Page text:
If there’s one piece of advice everyone will tell you while buying a home, it’s to get a home inspection. By all accounts, most people list. In fact, the US General Accountability Office says around 86% of home buyers request a home inspection.
The problem is that not all inspections are equal. Some inspectors are new and unknowledgeable, while others have decades of experience and certification from the American Society of Home Inspectors. What happens if you hire the wrong inspector?
The Risks of Hiring a Poor Home Inspector
Hiring a home inspector has the potential to save you thousands down the line. Unfortunately, hiring the wrong inspector can be just as bad as not hiring one at all. Here’s why.
The whole point of a home inspection is that unless you’re a construction expert, you have no idea what you’re buying when you buy a home. You need an impartial home inspector to tell you about any costly problems that could change the home’s value.
An inspector who doesn’t have the right expertise and knowledge is likely to miss problems left and right. In fact, if you get an inspection on a home that isn’t brand new and it doesn’t turn up at least a few minor issues, you may want to second-guess that inspection report.
Most of the time when an inspector misses signs of an issue, it’s a genuine mistake from a lack of experience or knowledge. However, sometimes an unethical home inspector may mislead a home buyer on purpose.
There have been cases in which the inspector was in cahoots with the real estate agent. The inspector omitted problems in their report so that the buyer wouldn’t pull out of the sale and cost the agent their commission.
There have also been cases in which an inspector “found” many problems that didn’t exist and offered to fix them for the home seller for a fee.
If you don’t know who you’re hiring as an inspector, you’re at risk for any of these scams.
Why Hire a Member of the American Society of Home Inspectors
Our intention in this blog isn’t to scare you about all the ways a home inspection can go wrong. It’s to explain the true importance of hiring a home inspector who’s a member of the American Society of Home Inspectors or ASHI.
Here are the benefits you stand to gain.
1. Known Credentials
Any home inspector can say that they have certain credentials and experience levels. How do you know if it’s true?
The ASHI does this for you. Inspectors need to apply in order to get into the association. Members will review their credentials and verify that they have the expertise they claim to have.
2. Up-to-Date Knowledge
An inspector has to have a certain level of knowledge and experience to get into the ASHI in the first place. That isn’t the only membership requirement, though.
To renew their membership, inspectors have to take continuing education courses every year. As a home buyer, this tells you that your inspector is going off the latest information and techniques.
As with most other fields, home inspection has improved over the years thanks to technology. Continuing education through ASHI will keep your inspector up-to-date on the latest information they need to protect your home and your wallet.
3. A Higher Level of Ethics
As we mentioned above, there are serious ethical concerns when you hire a home inspector.
If you’re like most people, you have no idea how to spot signs of a serious problem with a home. Your only choice is to rely on the word of your inspector, so trust is of the utmost importance.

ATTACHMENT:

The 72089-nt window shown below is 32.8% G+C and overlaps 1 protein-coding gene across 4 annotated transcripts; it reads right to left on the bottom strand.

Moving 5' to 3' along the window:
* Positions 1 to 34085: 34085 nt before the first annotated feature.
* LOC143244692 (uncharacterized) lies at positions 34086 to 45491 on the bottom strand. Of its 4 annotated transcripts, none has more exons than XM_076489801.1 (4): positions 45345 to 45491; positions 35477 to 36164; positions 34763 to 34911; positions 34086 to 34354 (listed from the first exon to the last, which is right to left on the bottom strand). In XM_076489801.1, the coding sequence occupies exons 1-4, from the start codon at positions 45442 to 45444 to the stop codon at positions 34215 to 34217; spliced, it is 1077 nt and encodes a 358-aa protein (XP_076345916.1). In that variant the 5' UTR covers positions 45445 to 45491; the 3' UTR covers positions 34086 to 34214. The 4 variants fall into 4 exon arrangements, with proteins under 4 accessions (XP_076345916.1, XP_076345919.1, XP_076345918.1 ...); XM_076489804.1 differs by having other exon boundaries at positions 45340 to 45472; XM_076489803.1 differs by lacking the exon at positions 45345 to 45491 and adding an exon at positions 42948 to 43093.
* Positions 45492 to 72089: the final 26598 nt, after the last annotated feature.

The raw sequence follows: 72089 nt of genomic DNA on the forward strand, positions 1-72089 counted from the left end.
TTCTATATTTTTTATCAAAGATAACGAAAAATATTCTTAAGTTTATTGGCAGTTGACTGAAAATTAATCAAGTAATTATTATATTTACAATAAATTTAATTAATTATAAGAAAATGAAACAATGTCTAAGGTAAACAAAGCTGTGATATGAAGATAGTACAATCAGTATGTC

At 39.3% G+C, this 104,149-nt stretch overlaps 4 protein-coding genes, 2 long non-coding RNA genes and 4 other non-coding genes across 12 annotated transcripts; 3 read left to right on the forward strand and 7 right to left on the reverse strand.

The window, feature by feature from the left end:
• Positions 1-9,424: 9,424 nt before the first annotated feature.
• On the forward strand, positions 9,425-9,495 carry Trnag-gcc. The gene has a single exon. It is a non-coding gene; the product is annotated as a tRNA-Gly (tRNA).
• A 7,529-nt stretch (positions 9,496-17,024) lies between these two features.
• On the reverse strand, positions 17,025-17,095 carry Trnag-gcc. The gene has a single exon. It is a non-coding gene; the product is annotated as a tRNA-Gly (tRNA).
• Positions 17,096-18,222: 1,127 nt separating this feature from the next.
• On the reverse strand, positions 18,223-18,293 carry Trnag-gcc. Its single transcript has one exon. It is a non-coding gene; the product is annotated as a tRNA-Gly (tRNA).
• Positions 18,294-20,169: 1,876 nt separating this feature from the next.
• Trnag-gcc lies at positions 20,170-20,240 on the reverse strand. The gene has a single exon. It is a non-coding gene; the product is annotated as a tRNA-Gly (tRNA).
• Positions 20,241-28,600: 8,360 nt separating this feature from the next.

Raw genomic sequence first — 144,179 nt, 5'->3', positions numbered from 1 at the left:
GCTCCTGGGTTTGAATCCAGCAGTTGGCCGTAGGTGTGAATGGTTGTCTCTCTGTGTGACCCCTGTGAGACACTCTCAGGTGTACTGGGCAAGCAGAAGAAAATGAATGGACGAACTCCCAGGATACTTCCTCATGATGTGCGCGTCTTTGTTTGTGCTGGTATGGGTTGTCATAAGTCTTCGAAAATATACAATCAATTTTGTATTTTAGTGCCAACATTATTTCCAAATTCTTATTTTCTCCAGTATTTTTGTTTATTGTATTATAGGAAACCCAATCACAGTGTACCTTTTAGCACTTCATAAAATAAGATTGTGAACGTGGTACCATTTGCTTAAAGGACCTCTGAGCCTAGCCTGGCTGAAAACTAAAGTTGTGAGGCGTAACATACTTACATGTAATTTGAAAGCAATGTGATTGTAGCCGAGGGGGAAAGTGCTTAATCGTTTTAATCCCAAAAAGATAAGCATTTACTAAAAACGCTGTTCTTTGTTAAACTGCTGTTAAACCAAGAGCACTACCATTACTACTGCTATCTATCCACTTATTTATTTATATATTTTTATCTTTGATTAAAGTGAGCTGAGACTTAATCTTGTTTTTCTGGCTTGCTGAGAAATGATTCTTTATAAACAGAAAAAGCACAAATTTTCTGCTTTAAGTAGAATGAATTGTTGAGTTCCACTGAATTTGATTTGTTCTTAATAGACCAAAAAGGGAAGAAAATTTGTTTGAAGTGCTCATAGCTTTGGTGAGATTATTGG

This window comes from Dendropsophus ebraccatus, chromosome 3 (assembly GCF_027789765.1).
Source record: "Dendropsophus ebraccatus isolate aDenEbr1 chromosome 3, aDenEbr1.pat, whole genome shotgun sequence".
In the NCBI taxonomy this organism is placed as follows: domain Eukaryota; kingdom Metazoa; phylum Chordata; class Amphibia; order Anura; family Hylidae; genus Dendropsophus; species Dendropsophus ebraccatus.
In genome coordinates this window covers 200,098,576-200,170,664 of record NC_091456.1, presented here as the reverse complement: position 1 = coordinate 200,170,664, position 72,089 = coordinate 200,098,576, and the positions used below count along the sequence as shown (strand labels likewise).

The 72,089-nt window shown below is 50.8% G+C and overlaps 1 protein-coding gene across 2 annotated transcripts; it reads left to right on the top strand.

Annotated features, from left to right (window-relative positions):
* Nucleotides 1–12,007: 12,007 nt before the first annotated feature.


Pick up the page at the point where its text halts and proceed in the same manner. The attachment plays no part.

To enter ASHI, inspectors need to agree to a certain code of ethics. Not only does this prohibit them from taking advantage of customers, but it avoids circumstances that could tempt them to take advantage.
For instance, an ASHI inspector is not permitted to perform any repair work on a property they’ve inspected.
If an ASHI inspector breaks any part of their code of ethics, they could lose their membership in the organization. They have far more to lose than a non-ASHI inspector, so they’re more likely to be trustworthy.
4. An Easy Way to Gauge the Experience Level
As you hire an inspector, it’s understandable that you want to hire someone with plenty of experience. Sometimes it can be hard to know when that’s the case, though.
Your inspector may have ten years of experience but if they only do one inspection per year, they won’t be the best choice.
For ASHI members, on their other hand, it’s easy to gauge a professional’s experience based on their membership level. The organization has three membership categories.
An ASHI associate is an inspector who has met the organization’s strict ethical and educational standards.
To become an ASHI inspector, a professional needs to pass the National Home Inspector Exam. They also need to complete at least 75 paid inspections.
The top tier is called an ASHI certified inspector. These highly qualified experts have completed at least 250 paid inspections.
The organization even reviews inspection reports from their inspectors and certified inspectors to make sure those professionals are doing their job competently.
Choosing Your Home Inspector Wisely
When you’re buying a home, it can feel like every step of the way is a vital decision. The real estate agent you hire matters. Your timeline matters. Your mortgage lender matters.
The same is true for your home inspector. Choosing the right professional can give you peace of mind, letting you know that you’re buying a structurally sound and safe home for your family.
You can narrow your selection to the cream of the crop by only considering American Society of Home Inspectors members. If you’re ready to take the next step, schedule a home inspection with our ASHI home inspectors today.